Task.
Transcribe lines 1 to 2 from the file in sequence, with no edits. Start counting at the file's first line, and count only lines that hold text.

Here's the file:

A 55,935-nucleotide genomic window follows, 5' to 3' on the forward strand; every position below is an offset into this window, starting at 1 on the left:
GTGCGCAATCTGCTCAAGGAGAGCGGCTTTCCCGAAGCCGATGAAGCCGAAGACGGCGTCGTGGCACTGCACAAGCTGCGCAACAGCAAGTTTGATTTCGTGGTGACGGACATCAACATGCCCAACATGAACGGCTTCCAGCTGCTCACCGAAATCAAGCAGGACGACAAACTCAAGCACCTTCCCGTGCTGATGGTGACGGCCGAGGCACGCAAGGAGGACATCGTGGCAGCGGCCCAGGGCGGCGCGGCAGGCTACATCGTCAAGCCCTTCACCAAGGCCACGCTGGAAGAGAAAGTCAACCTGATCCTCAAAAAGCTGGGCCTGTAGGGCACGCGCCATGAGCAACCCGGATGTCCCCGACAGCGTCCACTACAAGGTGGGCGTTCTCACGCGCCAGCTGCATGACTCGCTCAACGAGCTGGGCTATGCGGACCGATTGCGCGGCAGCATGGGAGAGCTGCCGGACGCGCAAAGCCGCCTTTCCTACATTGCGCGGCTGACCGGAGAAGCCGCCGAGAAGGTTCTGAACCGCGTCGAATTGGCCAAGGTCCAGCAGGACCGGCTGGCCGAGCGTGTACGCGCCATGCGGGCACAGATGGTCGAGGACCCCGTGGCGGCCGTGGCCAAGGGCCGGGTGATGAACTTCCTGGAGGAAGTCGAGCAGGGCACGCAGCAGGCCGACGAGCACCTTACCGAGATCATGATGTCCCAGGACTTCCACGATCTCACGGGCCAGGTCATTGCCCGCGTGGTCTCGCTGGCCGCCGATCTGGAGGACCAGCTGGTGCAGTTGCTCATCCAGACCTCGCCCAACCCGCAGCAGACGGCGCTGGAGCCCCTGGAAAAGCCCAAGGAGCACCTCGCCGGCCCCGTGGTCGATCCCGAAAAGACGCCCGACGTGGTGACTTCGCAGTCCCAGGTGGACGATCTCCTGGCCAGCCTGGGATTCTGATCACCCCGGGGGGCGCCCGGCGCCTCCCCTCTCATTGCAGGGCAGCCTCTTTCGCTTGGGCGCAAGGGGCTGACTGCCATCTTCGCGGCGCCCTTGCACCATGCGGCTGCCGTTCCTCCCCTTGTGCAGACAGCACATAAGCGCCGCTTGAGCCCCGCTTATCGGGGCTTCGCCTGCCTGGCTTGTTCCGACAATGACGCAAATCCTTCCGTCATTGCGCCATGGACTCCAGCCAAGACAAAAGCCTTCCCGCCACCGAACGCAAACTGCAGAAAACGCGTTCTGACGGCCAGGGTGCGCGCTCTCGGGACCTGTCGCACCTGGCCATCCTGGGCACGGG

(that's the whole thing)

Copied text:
A 55,935-nucleotide genomic window follows, 5' to 3' on the forward strand; every position below is an offset into this window, starting at 1 on the left:
GTGCGCAATCTGCTCAAGGAGAGCGGCTTTCCCGAAGCCGATGAAGCCGAAGACGGCGTCGTGGCACTGCACAAGCTGCGCAACAGCAAGTTTGATTTCGTGGTGACGGACATCAACATGCCCAACATGAACGGCTTCCAGCTGCTCACCGAAATCAAGCAGGACGACAAACTCAAGCACCTTCCCGTGCTGATGGTGACGGCCGAGGCACGCAAGGAGGACATCGTGGCAGCGGCCCAGGGCGGCGCGGCAGGCTACATCGTCAAGCCCTTCACCAAGGCCACGCTGGAAGAGAAAGTCAACCTGATCCTCAAAAAGCTGGGCCTGTAGGGCACGCGCCATGAGCAACCCGGATGTCCCCGACAGCGTCCACTACAAGGTGGGCGTTCTCACGCGCCAGCTGCATGACTCGCTCAACGAGCTGGGCTATGCGGACCGATTGCGCGGCAGCATGGGAGAGCTGCCGGACGCGCAAAGCCGCCTTTCCTACATTGCGCGGCTGACCGGAGAAGCCGCCGAGAAGGTTCTGAACCGCGTCGAATTGGCCAAGGTCCAGCAGGACCGGCTGGCCGAGCGTGTACGCGCCATGCGGGCACAGATGGTCGAGGACCCCGTGGCGGCCGTGGCCAAGGGCCGGGTGATGAACTTCCTGGAGGAAGTCGAGCAGGGCACGCAGCAGGCCGACGAGCACCTTACCGAGATCATGATGTCCCAGGACTTCCACGATCTCACGGGCCAGGTCATTGCCCGCGTGGTCTCGCTGGCCGCCGATCTGGAGGACCAGCTGGTGCAGTTGCTCATCCAGACCTCGCCCAACCCGCAGCAGACGGCGCTGGAGCCCCTGGAAAAGCCCAAGGAGCACCTCGCCGGCCCCGTGGTCGATCCCGAAAAGACGCCCGACGTGGTGACTTCGCAGTCCCAGGTGGACGATCTCCTGGCCAGCCTGGGATTCTGATCACCCCGGGGGGCGCCCGGCGCCTCCCCTCTCATTGCAGGGCAGCCTCTTTCGCTTGGGCGCAAGGGGCTGACTGCCATCTTCGCGGCGCCCTTGCACCATGCGGCTGCCGTTCCTCCCCTTGTGCAGACAGCACATAAGCGCCGCTTGAGCCCCGCTTATCGGGGCTTCGCCTGCCTGGCTTGTTCCGACAATGACGCAAATCCTTCCGTCATTGCGCCATGGACTCCAGCCAAGACAAAAGCCTTCCCGCCACCGAACGCAAACTGCAGAAAACGCGTTCTGACGGCCAGGGTGCGCGCTCTCGGGACCTGTCGCACCTGGCCATCCTGGGCACGGG